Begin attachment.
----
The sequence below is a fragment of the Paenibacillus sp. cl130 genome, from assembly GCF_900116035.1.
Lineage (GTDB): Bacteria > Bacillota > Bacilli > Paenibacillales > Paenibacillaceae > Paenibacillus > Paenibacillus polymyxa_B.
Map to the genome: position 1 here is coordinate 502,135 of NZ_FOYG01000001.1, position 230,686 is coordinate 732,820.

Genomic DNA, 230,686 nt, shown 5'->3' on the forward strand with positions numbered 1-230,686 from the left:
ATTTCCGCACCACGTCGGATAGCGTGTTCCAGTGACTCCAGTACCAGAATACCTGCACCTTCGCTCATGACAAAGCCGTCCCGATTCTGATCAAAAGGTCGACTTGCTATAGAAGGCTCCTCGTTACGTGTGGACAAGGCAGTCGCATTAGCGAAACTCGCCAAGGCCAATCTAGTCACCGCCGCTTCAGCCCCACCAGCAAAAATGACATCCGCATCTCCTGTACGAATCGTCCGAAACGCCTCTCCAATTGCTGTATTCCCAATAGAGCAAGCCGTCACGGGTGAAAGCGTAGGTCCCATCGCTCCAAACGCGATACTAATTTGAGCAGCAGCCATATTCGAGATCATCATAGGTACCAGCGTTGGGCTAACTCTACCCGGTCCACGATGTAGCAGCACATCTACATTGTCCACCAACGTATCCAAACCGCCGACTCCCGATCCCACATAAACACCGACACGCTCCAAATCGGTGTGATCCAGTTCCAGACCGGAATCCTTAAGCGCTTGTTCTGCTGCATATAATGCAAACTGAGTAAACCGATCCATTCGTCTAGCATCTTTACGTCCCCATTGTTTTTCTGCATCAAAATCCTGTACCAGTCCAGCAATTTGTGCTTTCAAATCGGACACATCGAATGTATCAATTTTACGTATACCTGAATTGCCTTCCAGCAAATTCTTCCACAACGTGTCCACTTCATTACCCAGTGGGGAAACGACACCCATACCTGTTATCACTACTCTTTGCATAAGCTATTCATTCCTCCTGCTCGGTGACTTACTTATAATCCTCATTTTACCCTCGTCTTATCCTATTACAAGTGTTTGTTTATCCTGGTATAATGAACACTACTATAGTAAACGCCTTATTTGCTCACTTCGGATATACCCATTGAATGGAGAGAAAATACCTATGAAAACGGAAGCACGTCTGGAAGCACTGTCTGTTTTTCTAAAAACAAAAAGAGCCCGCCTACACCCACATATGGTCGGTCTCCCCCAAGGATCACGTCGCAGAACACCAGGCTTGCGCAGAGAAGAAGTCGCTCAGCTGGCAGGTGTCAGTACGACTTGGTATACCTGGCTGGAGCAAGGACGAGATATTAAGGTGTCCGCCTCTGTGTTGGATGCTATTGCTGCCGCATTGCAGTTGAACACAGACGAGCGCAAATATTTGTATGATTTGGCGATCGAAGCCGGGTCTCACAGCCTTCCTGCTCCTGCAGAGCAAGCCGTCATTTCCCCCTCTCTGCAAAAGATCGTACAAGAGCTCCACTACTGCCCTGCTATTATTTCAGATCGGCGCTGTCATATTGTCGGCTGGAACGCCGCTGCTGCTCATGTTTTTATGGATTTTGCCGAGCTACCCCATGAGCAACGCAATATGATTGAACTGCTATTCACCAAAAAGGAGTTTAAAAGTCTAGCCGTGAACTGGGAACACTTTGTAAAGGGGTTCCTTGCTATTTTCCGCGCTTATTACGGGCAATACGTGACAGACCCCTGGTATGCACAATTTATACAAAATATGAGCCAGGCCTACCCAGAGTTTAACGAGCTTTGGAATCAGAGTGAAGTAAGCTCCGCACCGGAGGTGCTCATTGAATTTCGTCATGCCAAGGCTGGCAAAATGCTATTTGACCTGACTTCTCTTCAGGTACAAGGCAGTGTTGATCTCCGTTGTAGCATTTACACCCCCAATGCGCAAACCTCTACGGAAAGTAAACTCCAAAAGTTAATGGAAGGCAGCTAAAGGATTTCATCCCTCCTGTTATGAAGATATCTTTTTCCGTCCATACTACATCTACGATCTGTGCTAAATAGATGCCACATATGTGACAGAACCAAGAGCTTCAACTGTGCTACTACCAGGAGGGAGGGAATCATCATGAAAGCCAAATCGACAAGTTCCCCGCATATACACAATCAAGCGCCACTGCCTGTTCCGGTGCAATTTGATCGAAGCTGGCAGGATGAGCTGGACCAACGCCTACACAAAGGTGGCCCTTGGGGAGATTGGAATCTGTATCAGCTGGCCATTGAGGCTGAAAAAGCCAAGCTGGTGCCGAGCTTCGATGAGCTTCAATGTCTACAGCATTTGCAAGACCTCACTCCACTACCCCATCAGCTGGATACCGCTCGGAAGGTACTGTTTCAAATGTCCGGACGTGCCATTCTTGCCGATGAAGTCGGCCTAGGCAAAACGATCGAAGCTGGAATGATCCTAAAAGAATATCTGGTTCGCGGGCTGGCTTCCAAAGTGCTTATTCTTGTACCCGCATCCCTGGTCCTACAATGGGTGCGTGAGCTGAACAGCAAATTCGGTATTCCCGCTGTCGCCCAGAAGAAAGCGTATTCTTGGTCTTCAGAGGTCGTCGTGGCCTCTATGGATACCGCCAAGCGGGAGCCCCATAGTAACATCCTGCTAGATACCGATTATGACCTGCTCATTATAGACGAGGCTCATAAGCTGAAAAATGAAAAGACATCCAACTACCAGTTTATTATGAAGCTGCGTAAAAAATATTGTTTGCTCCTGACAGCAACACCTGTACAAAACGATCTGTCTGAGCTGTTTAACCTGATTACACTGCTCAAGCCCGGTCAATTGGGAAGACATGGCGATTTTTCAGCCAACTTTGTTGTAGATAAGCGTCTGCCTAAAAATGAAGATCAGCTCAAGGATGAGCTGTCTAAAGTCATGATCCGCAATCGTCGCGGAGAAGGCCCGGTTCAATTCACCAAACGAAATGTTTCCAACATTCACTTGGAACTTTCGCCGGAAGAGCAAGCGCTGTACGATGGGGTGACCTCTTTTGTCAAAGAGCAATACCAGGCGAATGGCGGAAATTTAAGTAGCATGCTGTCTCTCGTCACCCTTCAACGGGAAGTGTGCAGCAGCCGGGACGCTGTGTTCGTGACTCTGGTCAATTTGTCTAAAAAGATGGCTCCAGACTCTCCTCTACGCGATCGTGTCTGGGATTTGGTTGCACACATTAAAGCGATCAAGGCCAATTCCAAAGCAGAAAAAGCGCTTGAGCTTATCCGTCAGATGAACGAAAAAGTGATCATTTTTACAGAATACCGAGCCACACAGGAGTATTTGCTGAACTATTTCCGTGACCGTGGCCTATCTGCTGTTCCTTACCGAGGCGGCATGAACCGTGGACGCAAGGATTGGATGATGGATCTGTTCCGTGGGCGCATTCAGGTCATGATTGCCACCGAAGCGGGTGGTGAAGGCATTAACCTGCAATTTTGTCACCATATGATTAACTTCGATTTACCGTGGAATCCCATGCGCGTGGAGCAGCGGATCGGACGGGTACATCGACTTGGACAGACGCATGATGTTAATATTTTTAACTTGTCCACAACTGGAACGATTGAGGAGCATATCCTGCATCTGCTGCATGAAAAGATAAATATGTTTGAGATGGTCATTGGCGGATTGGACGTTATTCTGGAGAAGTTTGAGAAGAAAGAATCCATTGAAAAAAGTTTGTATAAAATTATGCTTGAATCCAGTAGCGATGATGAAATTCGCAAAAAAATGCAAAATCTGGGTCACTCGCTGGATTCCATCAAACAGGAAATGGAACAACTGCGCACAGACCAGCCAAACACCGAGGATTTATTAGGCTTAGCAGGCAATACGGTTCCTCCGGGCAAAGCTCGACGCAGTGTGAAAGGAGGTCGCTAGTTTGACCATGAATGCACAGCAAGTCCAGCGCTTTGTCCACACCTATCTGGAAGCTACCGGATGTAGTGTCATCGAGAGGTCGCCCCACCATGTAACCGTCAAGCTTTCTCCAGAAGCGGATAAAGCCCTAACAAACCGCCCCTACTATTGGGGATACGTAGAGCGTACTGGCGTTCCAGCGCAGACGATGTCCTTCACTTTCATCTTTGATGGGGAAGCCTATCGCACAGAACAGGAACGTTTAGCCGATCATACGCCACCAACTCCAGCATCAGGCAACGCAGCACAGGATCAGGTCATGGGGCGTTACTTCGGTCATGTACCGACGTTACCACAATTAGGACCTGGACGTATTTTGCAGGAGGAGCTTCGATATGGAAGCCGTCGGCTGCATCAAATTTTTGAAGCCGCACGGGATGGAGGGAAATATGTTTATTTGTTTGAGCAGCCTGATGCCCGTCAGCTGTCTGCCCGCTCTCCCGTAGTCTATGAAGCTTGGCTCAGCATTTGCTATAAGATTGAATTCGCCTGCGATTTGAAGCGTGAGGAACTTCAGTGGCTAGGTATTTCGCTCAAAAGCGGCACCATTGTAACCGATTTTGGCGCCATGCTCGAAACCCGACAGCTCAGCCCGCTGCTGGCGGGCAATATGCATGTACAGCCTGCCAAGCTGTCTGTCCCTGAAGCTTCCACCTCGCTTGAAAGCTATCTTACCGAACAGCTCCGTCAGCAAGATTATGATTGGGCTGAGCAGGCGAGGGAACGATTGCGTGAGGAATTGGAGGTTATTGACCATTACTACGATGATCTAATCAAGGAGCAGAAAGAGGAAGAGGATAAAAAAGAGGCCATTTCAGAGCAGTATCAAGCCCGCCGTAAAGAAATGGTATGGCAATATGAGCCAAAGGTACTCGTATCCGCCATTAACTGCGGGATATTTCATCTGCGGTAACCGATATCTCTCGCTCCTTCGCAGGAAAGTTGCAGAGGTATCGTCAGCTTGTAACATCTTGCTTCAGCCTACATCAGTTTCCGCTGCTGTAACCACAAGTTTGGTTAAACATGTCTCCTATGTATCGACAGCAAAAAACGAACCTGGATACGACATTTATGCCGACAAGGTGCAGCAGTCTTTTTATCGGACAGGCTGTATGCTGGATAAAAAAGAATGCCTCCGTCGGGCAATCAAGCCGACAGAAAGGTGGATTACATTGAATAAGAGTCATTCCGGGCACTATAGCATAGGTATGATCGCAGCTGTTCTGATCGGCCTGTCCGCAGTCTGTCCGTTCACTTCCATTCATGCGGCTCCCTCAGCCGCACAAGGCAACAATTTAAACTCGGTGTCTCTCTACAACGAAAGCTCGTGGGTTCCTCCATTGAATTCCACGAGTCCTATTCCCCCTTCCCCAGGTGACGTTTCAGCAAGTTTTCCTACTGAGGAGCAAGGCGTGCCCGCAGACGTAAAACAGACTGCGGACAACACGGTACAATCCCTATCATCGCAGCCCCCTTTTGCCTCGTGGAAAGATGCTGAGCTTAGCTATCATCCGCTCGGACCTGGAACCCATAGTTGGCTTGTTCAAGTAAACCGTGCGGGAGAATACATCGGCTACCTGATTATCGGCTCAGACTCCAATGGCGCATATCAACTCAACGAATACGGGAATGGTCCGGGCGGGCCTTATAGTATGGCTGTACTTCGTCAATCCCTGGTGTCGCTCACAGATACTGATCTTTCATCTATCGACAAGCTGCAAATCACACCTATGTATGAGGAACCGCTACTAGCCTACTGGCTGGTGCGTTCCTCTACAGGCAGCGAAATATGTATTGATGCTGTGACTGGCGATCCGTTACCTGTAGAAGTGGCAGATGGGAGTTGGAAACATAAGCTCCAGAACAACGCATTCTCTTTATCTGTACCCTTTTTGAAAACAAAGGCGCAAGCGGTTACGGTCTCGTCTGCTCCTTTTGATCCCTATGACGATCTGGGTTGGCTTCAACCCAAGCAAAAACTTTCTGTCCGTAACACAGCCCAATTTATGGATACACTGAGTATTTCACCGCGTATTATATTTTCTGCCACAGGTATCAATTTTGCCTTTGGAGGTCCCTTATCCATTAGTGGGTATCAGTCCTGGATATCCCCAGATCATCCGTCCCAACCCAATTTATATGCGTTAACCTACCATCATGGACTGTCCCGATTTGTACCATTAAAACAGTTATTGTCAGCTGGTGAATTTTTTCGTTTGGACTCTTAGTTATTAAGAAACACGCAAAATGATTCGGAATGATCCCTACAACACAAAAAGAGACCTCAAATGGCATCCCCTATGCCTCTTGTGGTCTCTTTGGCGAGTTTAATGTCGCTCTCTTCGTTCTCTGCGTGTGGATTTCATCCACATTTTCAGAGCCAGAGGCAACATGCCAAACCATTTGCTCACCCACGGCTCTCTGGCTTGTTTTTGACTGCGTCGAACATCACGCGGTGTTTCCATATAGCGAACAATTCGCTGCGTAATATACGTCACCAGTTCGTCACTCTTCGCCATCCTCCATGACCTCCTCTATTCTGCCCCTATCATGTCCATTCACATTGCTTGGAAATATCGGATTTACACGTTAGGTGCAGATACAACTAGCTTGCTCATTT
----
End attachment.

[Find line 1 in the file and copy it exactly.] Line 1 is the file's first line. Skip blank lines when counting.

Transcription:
The sequence below is a fragment of the Paenibacillus sp. cl130 genome, from assembly GCF_900116035.1.